Cutting the Cord
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Internet-based phone service

This web-based development can save big bucks on your phone bills

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By now you've no doubt seen the ads for Internet phone service that promise dirt—cheap rates on calls to just about anywhere. The technology—Voice Over Internet Protocol, or VOIP—uses your high—speed connection as a digital phone line, allowing you to bypass the phone company and its usual charges. VOIP has a few advantages over conventional phone service. In addition to saving you money, it's easy for a homeowner to set up and use. You can install it yourself, which means you can kiss those four—hour appointment windows good—bye. You still get all of the familiar phone features, like call waiting, caller ID, and voice mail. You can even use your existing telephones, and some services let you keep your number.

"VOIP is just a way to talk to somebody that has the benefit of drastically reduced cost," says Scott Bourquin, owner of Rustic Creek LLC, a VOIP installation company based in suburban Houston. "The only thing that's different is that you're plugging into a network jack instead of a telephone jack."

The Equipment You'll Need
Before you run out and sign up for VOIP service, you'll need to make sure you've got the necessary equipment for a quick and successful switch. If you plan on keeping your old phone, you'll need a converter box that accepts a telephone cable and plugs into a network jack or your computer's router. Most VOIP companies will sell you a converter for $30 to $60, and some will give you one free if you become a subscriber.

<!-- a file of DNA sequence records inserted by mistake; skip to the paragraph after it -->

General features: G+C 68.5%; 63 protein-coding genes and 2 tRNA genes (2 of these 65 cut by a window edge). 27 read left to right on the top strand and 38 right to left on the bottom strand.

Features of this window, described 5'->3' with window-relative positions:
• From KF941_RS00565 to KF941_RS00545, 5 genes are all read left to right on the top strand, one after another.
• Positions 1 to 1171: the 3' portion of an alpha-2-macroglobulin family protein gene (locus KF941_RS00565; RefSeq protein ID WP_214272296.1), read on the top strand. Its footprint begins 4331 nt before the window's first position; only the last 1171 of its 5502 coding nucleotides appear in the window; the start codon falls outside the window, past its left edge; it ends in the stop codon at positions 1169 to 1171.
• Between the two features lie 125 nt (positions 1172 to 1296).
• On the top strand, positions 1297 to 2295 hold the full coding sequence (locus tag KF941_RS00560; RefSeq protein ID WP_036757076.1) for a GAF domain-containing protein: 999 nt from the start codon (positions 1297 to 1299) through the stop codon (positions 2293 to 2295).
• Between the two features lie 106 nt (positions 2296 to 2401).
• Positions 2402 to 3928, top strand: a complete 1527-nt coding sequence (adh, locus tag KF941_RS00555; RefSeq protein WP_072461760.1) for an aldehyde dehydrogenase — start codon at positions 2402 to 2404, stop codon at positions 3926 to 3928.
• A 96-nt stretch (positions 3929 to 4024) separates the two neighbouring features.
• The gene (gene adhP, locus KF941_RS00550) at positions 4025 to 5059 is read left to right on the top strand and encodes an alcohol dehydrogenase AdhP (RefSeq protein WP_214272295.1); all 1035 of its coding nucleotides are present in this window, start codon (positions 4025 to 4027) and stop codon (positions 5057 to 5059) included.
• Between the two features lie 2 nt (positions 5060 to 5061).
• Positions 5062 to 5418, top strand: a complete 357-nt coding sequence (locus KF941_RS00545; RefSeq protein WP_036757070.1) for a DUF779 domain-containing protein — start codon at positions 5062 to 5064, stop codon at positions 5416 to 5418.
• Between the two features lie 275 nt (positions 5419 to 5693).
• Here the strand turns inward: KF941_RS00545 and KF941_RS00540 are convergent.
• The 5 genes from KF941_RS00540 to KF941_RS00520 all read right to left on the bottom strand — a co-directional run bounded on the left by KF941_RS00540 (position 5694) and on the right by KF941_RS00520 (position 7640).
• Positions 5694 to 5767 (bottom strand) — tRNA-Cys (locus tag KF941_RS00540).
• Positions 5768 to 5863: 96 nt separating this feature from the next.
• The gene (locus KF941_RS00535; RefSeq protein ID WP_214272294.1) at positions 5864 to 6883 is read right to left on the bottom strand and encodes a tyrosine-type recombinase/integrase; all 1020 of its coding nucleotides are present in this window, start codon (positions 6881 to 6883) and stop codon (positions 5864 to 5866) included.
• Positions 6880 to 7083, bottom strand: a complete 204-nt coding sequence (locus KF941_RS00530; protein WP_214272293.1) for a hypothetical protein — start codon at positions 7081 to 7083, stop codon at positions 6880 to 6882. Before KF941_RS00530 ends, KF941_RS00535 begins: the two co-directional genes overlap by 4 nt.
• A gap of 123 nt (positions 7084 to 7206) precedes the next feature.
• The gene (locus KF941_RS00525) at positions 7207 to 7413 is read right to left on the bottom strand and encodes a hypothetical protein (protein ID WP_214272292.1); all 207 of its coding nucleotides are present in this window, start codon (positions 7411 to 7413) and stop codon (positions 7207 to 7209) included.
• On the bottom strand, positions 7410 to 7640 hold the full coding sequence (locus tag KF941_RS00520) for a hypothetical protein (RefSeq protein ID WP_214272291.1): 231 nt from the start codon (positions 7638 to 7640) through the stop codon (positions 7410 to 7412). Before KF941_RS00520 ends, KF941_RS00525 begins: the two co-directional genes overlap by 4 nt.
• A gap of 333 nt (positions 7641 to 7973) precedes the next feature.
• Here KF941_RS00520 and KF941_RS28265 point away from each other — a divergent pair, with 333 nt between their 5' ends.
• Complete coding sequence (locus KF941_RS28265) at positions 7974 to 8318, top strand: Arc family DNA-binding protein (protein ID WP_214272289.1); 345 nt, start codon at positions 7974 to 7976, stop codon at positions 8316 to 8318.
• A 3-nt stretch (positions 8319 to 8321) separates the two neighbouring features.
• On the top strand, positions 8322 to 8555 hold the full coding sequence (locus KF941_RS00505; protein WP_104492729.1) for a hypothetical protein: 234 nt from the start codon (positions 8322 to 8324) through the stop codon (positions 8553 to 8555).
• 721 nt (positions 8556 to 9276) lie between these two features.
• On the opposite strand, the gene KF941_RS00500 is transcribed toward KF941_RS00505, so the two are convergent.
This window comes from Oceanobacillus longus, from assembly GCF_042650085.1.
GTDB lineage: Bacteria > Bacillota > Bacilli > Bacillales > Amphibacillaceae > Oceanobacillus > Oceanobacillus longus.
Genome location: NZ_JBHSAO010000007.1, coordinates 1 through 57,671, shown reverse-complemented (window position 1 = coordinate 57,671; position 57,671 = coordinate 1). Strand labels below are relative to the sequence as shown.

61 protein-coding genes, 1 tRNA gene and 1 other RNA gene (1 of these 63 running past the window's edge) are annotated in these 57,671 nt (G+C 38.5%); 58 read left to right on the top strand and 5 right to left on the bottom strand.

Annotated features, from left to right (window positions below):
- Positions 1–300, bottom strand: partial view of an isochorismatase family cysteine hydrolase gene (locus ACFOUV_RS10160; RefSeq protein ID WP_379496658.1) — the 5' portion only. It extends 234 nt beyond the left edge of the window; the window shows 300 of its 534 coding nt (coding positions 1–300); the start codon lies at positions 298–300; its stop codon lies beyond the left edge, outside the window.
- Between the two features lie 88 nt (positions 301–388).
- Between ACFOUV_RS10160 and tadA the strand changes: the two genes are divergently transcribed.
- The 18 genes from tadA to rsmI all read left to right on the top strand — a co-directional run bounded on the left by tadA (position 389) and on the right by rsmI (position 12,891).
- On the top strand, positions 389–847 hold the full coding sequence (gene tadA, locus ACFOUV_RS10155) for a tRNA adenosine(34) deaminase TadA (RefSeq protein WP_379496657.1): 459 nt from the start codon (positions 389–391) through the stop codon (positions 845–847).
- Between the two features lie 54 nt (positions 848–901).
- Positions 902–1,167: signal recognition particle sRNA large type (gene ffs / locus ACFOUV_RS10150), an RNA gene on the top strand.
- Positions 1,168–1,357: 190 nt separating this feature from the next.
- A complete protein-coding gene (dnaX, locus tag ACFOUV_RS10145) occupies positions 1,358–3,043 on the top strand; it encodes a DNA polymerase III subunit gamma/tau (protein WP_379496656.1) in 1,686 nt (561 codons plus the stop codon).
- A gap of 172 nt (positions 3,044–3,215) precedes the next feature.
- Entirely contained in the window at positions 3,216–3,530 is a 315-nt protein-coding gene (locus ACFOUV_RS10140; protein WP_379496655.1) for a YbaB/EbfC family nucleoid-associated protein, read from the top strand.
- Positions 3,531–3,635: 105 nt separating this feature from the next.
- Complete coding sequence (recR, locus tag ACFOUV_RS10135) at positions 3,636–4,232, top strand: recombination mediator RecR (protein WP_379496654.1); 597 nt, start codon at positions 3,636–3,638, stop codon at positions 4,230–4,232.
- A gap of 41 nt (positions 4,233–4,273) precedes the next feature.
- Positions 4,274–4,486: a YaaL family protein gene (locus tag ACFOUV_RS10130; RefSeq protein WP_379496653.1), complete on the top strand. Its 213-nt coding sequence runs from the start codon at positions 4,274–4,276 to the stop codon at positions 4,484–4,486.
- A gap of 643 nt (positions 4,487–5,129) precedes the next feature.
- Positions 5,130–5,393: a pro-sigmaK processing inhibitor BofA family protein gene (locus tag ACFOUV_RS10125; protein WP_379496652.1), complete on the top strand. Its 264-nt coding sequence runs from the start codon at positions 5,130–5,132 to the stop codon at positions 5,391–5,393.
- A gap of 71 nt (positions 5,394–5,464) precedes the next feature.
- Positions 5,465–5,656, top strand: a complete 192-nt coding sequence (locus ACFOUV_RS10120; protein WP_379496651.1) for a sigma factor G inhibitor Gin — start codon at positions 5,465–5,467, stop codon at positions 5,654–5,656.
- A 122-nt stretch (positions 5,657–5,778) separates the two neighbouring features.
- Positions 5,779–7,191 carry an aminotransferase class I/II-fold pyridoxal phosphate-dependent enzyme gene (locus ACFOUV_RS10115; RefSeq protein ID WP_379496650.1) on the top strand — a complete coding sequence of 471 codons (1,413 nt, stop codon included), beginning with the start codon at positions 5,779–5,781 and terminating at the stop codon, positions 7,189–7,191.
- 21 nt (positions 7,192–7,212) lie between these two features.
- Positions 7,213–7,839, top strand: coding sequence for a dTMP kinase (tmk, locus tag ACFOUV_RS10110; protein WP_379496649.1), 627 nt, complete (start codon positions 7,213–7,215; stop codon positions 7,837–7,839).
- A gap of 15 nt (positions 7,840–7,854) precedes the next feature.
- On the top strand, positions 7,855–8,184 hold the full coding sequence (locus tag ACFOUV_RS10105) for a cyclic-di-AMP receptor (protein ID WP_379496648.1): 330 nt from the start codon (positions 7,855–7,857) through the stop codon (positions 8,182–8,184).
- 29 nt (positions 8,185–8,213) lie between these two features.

Or you could upgrade to a VOIP phone, which plugs directly into a network port, no converter necessary. These come in a wide range of styles that look and work just like the ­corded or portable phones you're used to. Since you probably don't have a network jack in every room, you can get cordless handsets that communicate through a base station plugged into your Internet connection.

By now you've no doubt seen the ads for Internet phone service that promise dirt—cheap rates on calls to just about anywhere. The technology—Voice Over Internet Protocol, or VOIP—uses your high—speed connection as a digital phone line, allowing you to bypass the phone company and its usual charges. VOIP has a few advantages over conventional phone service. In addition to saving you money, it's easy for a homeowner to set up and use. You can install it yourself, which means you can kiss those four—hour appointment windows good—bye. You still get all of the familiar phone features, like call waiting, caller ID, and voice mail. You can even use your existing telephones, and some services let you keep your number.

"VOIP is just a way to talk to somebody that has the benefit of drastically reduced cost," says Scott Bourquin, owner of Rustic Creek LLC, a VOIP installation company based in suburban Houston. "The only thing that's different is that you're plugging into a network jack instead of a telephone jack."

The Equipment You'll Need
Before you run out and sign up for VOIP service, you'll need to make sure you've got the necessary equipment for a quick and successful switch. If you plan on keeping your old phone, you'll need a converter box that accepts a telephone cable and plugs into a network jack or your computer's router. Most VOIP companies will sell you a converter for $30 to $60, and some will give you one free if you become a subscriber.

Or you could upgrade to a VOIP phone, which plugs directly into a network port, no converter necessary. These come in a wide range of styles that look and work just like the ­corded or portable phones you're used to. Since you probably don't have a network jack in every room, you can get cordless handsets that communicate through a base station plugged into your Internet connection.